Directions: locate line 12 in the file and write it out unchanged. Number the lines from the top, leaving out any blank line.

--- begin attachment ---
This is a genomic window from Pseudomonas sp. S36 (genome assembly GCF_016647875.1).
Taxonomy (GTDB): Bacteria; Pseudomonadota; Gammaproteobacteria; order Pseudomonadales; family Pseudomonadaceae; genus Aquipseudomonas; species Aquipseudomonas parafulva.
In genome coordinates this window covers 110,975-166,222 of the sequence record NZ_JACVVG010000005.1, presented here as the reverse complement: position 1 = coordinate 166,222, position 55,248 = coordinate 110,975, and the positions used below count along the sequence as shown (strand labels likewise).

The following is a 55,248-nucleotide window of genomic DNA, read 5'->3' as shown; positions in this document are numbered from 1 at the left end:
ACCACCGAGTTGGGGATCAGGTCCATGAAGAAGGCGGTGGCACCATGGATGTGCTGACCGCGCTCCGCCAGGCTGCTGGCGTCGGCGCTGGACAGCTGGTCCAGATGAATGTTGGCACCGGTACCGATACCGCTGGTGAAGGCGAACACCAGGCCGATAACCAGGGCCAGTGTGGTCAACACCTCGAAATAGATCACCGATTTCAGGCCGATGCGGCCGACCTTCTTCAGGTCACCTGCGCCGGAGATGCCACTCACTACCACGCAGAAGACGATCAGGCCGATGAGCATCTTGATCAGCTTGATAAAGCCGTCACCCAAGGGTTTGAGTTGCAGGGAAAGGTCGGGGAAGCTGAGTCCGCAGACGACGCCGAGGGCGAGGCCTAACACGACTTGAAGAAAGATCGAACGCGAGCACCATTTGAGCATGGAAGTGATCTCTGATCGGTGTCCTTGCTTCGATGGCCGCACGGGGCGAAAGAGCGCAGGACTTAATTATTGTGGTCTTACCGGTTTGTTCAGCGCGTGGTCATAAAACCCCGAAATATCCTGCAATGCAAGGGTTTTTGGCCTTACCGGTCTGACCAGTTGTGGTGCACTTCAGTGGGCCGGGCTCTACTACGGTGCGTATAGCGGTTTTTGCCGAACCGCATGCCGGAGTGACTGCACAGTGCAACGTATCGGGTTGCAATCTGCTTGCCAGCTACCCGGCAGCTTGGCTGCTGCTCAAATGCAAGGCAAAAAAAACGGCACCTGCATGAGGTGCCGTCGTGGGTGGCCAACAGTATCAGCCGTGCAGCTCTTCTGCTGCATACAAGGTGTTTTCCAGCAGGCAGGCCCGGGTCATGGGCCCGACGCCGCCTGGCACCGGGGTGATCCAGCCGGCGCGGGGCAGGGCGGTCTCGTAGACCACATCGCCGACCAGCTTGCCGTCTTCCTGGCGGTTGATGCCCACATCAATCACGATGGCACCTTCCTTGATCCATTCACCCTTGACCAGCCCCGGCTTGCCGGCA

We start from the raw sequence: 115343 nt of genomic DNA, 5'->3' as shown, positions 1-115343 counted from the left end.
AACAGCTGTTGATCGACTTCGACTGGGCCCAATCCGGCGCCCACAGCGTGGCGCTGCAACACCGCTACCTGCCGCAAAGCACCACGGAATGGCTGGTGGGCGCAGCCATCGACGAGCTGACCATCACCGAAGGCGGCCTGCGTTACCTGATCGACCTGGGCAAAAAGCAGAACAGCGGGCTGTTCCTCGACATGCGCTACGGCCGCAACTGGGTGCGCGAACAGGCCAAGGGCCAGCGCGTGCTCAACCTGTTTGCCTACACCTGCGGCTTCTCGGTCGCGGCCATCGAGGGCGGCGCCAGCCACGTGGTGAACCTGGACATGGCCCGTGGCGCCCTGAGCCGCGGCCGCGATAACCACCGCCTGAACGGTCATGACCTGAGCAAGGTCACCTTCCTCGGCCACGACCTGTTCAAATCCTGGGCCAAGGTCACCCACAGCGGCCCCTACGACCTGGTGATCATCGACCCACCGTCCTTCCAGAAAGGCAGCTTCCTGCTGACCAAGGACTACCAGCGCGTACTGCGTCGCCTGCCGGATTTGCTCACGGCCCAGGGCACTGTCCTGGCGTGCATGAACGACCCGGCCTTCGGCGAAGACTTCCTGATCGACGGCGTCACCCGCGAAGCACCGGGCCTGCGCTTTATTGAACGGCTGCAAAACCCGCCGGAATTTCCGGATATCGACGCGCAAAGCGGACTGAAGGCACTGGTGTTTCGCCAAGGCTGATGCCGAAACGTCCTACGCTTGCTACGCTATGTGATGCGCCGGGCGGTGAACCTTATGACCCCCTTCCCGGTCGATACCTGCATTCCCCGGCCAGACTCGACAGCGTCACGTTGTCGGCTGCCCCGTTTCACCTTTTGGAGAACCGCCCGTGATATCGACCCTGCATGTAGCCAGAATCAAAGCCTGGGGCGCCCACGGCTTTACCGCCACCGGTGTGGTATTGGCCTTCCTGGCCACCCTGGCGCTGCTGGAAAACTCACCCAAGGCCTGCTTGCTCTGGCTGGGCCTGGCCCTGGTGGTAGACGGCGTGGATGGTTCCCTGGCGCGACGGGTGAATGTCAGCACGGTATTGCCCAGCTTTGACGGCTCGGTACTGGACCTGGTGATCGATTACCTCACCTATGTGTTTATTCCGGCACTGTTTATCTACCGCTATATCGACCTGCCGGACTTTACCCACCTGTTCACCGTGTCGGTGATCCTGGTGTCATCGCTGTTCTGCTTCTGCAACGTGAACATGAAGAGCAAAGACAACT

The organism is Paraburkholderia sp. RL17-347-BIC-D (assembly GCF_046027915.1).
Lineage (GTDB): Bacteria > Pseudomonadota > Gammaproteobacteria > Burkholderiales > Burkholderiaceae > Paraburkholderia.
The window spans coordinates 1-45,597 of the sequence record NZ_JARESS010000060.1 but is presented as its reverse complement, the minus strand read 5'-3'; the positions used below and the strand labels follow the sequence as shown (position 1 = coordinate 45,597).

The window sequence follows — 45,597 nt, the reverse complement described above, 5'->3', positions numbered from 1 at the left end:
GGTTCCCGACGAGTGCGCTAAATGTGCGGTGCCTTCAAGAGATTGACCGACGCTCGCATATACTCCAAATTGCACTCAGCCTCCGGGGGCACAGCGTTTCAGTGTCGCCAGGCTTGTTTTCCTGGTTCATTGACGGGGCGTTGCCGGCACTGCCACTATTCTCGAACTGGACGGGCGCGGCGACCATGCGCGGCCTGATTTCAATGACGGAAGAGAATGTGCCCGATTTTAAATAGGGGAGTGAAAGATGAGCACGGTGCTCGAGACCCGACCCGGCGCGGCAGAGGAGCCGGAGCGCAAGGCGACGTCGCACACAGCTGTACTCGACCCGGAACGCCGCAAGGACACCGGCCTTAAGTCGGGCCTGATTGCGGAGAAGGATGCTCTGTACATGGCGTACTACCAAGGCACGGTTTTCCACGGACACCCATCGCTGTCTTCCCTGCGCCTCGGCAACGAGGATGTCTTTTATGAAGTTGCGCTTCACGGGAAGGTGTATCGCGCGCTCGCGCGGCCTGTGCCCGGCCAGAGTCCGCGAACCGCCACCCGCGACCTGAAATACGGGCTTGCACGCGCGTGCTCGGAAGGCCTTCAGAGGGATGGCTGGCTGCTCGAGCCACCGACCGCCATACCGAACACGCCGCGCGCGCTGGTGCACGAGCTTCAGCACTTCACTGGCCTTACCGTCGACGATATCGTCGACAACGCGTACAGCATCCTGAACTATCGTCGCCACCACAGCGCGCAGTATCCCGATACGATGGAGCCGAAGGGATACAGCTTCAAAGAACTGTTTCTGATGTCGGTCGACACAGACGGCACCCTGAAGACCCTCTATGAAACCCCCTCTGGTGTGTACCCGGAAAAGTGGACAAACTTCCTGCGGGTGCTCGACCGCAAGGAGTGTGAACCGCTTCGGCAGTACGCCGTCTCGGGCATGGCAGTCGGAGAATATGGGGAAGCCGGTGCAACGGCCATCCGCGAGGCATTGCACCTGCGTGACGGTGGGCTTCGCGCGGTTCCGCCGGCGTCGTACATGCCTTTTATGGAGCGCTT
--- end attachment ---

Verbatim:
GGTTCCCGACGAGTGCGCTAAATGTGCGGTGCCTTCAAGAGATTGACCGACGCTCGCATATACTCCAAATTGCACTCAGCCTCCGGGGGCACAGCGTTTCAGTGTCGCCAGGCTTGTTTTCCTGGTTCATTGACGGGGCGTTGCCGGCACTGCCACTATTCTCGAACTGGACGGGCGCGGCGACCATGCGCGGCCTGATTTCAATGACGGAAGAGAATGTGCCCGATTTTAAATAGGGGAGTGAAAGATGAGCACGGTGCTCGAGACCCGACCCGGCGCGGCAGAGGAGCCGGAGCGCAAGGCGACGTCGCACACAGCTGTACTCGACCCGGAACGCCGCAAGGACACCGGCCTTAAGTCGGGCCTGATTGCGGAGAAGGATGCTCTGTACATGGCGTACTACCAAGGCACGGTTTTCCACGGACACCCATCGCTGTCTTCCCTGCGCCTCGGCAACGAGGATGTCTTTTATGAAGTTGCGCTTCACGGGAAGGTGTATCGCGCGCTCGCGCGGCCTGTGCCCGGCCAGAGTCCGCGAACCGCCACCCGCGACCTGAAATACGGGCTTGCACGCGCGTGCTCGGAAGGCCTTCAGAGGGATGGCTGGCTGCTCGAGCCACCGACCGCCATACCGAACACGCCGCGCGCGCTGGTGCACGAGCTTCAGCACTTCACTGGCCTTACCGTCGACGATATCGTCGACAACGCGTACAGCATCCTGAACTATCGTCGCCACCACAGCGCGCAGTATCCCGATACGATGGAGCCGAAGGGATACAGCTTCAAAGAACTGTTTCTGATGTCGGTCGACACAGACGGCACCCTGAAGACCCTCTATGAAACCCCCTCTGGTGTGTACCCGGAAAAGTGGACAAACTTCCTGCGGGTGCTCGACCGCAAGGAGTGTGAACCGCTTCGGCAGTACGCCGTCTCGGGCATGGCAGTCGGAGAATATGGGGAAGCCGGTGCAACGGCCATCCGCGAGGCATTGCACCTGCGTGACGGTGGGCTTCGCGCGGTTCCGCCGGCGTCGTACATGCCTTTTATGGAGCGCTT